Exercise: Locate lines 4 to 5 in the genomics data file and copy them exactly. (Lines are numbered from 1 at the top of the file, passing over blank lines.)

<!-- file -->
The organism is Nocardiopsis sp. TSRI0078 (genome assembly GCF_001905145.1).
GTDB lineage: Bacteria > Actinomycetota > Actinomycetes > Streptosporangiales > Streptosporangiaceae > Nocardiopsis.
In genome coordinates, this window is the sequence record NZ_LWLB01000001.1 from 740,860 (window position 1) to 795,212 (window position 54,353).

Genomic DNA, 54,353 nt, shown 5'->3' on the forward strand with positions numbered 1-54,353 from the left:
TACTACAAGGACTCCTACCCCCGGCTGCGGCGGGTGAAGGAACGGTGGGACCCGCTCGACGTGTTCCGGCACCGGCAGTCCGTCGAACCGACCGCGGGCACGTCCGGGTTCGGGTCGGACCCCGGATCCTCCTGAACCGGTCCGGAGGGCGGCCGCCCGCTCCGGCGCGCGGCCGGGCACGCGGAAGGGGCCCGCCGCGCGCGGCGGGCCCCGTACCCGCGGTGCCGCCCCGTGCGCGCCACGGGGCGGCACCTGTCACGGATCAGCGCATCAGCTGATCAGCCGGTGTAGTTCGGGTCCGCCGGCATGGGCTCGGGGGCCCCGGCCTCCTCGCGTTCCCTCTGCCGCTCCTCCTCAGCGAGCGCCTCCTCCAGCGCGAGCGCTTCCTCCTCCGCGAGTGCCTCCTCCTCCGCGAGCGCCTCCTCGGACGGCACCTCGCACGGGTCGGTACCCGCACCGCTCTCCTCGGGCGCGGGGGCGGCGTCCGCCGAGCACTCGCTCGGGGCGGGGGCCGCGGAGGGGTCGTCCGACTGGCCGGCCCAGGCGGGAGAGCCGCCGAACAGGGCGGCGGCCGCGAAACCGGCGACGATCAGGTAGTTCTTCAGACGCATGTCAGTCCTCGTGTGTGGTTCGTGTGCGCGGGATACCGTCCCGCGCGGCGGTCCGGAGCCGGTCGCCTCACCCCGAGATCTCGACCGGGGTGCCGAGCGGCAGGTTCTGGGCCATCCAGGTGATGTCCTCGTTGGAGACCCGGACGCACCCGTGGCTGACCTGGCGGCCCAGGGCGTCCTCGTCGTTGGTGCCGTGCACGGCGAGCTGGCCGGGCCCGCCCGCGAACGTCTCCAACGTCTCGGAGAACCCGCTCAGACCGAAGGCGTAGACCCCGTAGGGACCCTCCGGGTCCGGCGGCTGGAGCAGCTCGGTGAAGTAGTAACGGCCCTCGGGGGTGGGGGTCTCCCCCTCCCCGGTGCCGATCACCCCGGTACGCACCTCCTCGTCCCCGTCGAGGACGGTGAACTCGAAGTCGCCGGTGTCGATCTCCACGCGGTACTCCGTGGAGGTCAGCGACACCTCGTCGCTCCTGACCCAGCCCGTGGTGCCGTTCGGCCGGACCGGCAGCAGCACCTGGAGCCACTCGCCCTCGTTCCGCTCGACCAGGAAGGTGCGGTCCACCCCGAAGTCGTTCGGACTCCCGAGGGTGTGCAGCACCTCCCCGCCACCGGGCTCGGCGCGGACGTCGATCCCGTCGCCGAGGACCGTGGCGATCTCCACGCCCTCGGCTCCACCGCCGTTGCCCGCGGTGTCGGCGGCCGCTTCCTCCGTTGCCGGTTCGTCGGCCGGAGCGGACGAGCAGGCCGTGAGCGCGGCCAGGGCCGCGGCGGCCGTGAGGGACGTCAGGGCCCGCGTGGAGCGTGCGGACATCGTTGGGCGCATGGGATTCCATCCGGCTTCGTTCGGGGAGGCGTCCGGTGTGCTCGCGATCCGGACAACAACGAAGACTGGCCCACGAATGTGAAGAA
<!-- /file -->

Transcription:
Genomic DNA, 54,353 nt, shown 5'->3' on the forward strand with positions numbered 1-54,353 from the left:
TACTACAAGGACTCCTACCCCCGGCTGCGGCGGGTGAAGGAACGGTGGGACCCGCTCGACGTGTTCCGGCACCGGCAGTCCGTCGAACCGACCGCGGGCACGTCCGGGTTCGGGTCGGACCCCGGATCCTCCTGAACCGGTCCGGAGGGCGGCCGCCCGCTCCGGCGCGCGGCCGGGCACGCGGAAGGGGCCCGCCGCGCGCGGCGGGCCCCGTACCCGCGGTGCCGCCCCGTGCGCGCCACGGGGCGGCACCTGTCACGGATCAGCGCATCAGCTGATCAGCCGGTGTAGTTCGGGTCCGCCGGCATGGGCTCGGGGGCCCCGGCCTCCTCGCGTTCCCTCTGCCGCTCCTCCTCAGCGAGCGCCTCCTCCAGCGCGAGCGCTTCCTCCTCCGCGAGTGCCTCCTCCTCCGCGAGCGCCTCCTCGGACGGCACCTCGCACGGGTCGGTACCCGCACCGCTCTCCTCGGGCGCGGGGGCGGCGTCCGCCGAGCACTCGCTCGGGGCGGGGGCCGCGGAGGGGTCGTCCGACTGGCCGGCCCAGGCGGGAGAGCCGCCGAACAGGGCGGCGGCCGCGAAACCGGCGACGATCAGGTAGTTCTTCAGACGCATGTCAGTCCTCGTGTGTGGTTCGTGTGCGCGGGATACCGTCCCGCGCGGCGGTCCGGAGCCGGTCGCCTCACCCCGAGATCTCGACCGGGGTGCCGAGCGGCAGGTTCTGGGCCATCCAGGTGATGTCCTCGTTGGAGACCCGGACGCACCCGTGGCTGACCTGGCGGCCCAGGGCGTCCTCGTCGTTGGTGCCGTGCACGGCGAGCTGGCCGGGCCCGCCCGCGAACGTCTCCAACGTCTCGGAGAACCCGCTCAGACCGAAGGCGTAGACCCCGTAGGGACCCTCCGGGTCCGGCGGCTGGAGCAGCTCGGTGAAGTAGTAACGGCCCTCGGGGGTGGGGGTCTCCCCCTCCCCGGTGCCGATCACCCCGGTACGCACCTCCTCGTCCCCGTCGAGGACGGTGAACTCGAAGTCGCCGGTGTCGATCTCCACGCGGTACTCCGTGGAGGTCAGCGACACCTCGTCGCTCCTGACCCAGCCCGTGGTGCCGTTCGGCCGGACCGGCAGCAGCACCTGGAGCCACTCGCCCTCGTTCCGCTCGACCAGGAAGGTGCGGTCCACCCCGAAGTCGTTCGGACTCCCGAGGGTGTGCAGCACCTCCCCGCCACCGGGCTCGGCGCGGACGTCGATCCCGTCGCCGAGGACCGTGGCGATCTCCACGCCCTCGGCTCCACCGCCGTTGCCCGCGGTGTCGGCGGCCGCTTCCTCCGTTGCCGGTTCGTCGGCCGGAGCGGACGAGCAGGCCGTGAGCGCGGCCAGGGCCGCGGCGGCCGTGAGGGACGTCAGGGCCCGCGTGGAGCGTGCGGACATCGTTGGGCGCATGGGATTCCATCCGGCTTCGTTCGGGGAGGCGTCCGGTGTGCTCGCGATCCGGACAACAACGAAGACTGGCCCACGAATGTGAAGAA